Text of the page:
“Bowie was a great advocate for black music and black musicians.”
David Bowie’s death at the age of 69 Monday has triggered a worldwide outpouring of grief—but also some very thoughtful reflections on the musician’s immense contributions to the world. Sure, he wrote (and sang) remarkable music, but did you know that Bowie was a tech visionary, who launched his own internet service provider in 1998?
Bowie also took a stand against racism in 1983, in an interview with MTV veejay Mark Goodman that resurfaced this week:
“It occurred to me, having watched MTV over the last few months, that’s it’s a solid enterprise … I’m just floored by the fact that there are so few black artists featured on it,” Bowie said. “Why is that?”
“[W]e have to try and do what we think not only New York and Los Angles will appreciate, but also Poughkeepsie or Midwest—pick some town in the Midwest—that would be scared to death by Prince, which we’re playing, or a string of other black faces and black music,” Goodman said.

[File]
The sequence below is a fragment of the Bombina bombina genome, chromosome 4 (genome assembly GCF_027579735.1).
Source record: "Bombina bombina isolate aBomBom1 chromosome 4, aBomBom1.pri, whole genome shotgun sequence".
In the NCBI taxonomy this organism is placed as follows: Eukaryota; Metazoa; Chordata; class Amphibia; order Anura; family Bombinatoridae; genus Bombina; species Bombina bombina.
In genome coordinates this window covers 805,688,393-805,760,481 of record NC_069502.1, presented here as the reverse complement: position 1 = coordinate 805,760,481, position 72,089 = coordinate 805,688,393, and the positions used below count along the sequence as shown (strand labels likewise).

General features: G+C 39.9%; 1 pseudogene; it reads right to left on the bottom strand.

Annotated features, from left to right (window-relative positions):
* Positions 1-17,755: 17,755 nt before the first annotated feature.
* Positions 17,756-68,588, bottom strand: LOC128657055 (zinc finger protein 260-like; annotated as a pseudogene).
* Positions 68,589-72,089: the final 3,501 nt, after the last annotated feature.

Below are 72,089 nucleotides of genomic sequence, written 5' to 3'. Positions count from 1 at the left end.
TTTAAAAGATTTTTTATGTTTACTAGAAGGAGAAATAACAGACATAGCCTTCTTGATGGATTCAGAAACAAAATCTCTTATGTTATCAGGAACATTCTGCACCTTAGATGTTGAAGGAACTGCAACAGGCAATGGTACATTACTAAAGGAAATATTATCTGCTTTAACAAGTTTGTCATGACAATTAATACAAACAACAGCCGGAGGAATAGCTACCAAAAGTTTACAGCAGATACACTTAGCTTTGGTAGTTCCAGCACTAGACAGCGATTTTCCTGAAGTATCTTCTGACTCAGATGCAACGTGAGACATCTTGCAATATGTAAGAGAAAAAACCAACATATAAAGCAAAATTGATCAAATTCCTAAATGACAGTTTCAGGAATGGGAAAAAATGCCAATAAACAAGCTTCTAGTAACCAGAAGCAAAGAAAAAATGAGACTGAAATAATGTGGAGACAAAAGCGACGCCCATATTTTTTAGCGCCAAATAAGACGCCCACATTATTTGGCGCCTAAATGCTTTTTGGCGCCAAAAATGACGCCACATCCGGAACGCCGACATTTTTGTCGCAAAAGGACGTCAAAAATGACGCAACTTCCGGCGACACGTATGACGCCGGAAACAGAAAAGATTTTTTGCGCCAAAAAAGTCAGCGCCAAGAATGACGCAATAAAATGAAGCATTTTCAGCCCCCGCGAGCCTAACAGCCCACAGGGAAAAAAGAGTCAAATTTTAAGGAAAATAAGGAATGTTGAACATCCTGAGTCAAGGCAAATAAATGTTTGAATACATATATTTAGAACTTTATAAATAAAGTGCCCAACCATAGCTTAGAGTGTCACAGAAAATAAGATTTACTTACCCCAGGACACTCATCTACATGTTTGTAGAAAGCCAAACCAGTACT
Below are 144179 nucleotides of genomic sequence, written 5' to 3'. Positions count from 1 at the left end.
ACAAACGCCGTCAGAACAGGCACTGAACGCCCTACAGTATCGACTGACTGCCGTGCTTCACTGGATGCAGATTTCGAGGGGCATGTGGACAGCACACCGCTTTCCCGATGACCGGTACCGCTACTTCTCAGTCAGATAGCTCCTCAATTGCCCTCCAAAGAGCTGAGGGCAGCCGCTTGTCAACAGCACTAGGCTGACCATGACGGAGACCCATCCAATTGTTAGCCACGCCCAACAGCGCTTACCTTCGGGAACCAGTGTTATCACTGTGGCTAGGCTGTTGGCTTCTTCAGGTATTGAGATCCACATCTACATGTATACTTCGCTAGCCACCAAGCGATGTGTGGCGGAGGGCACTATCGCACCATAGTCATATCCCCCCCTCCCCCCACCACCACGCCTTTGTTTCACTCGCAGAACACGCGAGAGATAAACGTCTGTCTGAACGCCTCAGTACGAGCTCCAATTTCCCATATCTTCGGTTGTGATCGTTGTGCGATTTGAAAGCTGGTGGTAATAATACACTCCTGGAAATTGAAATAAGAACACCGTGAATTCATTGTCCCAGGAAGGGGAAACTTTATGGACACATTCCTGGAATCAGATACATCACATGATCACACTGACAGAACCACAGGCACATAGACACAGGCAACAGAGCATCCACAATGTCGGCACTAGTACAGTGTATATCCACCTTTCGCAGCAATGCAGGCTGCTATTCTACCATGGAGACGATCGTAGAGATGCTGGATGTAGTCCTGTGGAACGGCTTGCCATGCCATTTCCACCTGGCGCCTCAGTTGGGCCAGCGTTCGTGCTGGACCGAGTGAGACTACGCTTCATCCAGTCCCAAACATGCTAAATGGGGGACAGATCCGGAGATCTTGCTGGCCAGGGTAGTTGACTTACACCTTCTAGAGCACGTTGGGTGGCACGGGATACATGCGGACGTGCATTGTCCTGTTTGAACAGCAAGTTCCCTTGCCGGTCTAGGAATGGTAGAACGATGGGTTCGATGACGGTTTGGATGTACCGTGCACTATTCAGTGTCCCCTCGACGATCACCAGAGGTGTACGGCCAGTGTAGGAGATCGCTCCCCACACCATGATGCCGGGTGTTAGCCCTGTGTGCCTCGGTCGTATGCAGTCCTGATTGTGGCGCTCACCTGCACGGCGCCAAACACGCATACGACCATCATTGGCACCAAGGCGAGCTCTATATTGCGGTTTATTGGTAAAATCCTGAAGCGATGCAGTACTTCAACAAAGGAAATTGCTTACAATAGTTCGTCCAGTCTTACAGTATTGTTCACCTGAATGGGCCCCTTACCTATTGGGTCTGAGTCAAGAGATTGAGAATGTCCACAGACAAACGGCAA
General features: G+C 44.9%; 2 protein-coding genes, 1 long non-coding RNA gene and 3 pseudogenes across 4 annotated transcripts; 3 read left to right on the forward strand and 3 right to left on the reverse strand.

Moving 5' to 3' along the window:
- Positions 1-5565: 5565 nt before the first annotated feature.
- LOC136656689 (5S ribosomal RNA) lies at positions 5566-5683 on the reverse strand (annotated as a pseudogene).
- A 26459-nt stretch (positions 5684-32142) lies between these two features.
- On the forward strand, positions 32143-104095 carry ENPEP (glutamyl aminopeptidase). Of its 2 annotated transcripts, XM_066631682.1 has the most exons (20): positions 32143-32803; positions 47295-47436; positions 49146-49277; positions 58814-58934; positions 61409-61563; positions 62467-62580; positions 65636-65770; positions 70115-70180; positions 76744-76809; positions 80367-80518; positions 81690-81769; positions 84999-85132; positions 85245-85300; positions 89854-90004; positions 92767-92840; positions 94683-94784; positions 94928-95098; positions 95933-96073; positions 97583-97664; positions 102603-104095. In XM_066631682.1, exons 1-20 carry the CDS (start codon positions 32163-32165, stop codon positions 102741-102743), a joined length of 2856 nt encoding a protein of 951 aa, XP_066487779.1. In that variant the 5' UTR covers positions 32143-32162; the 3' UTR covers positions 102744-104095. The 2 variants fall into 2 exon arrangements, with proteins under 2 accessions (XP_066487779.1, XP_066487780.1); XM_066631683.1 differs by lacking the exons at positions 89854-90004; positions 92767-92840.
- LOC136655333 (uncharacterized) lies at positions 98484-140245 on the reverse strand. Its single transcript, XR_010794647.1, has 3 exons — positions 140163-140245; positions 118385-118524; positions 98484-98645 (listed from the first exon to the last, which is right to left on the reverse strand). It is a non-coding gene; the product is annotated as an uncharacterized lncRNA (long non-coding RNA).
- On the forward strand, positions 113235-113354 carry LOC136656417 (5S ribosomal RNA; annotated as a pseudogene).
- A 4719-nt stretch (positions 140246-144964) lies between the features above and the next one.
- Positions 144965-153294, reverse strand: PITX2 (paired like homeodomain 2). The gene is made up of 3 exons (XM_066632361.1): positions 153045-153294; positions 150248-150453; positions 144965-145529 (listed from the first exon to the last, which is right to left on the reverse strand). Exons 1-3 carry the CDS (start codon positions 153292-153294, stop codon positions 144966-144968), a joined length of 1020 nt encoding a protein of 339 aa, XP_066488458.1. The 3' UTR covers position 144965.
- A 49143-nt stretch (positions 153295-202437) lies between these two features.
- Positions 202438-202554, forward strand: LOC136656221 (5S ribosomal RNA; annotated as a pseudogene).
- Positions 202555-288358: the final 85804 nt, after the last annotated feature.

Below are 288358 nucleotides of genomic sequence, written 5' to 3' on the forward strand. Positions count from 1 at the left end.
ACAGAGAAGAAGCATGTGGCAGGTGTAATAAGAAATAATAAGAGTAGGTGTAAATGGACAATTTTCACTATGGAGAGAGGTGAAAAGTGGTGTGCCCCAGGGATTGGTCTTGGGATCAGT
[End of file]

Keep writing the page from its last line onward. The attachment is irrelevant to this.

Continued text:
“That’s very interesting. Isn’t that interesting?” Bowie said, clearly unconvinced.
“Among the many other significant accomplishments in his life, Bowie was a great advocate for black music and black musicians,” Rob Tannenbaum, co-author of I Want My MTV: The Uncensored Story of the Music Video Revolution, told The Washington Post. “This confrontation with Mark Goodman isn’t an outlier in Bowie’s career. It’s something he did pretty often.”
A number of black artists also loudly and emphatically protested MTV’s lineup of mostly white faces, but Bowie’s critique—particularly because his music videos so often showed up on TV—proved particularly devastating to the channel.
Bowie’s advocacy alone, however, was not enough to alter MTV. The channel needed the unadulterated poppy power of Michael Jackson’s enormous hit song “Billie Jean” to change its mind on the power of amazing black artists and their value to the channel.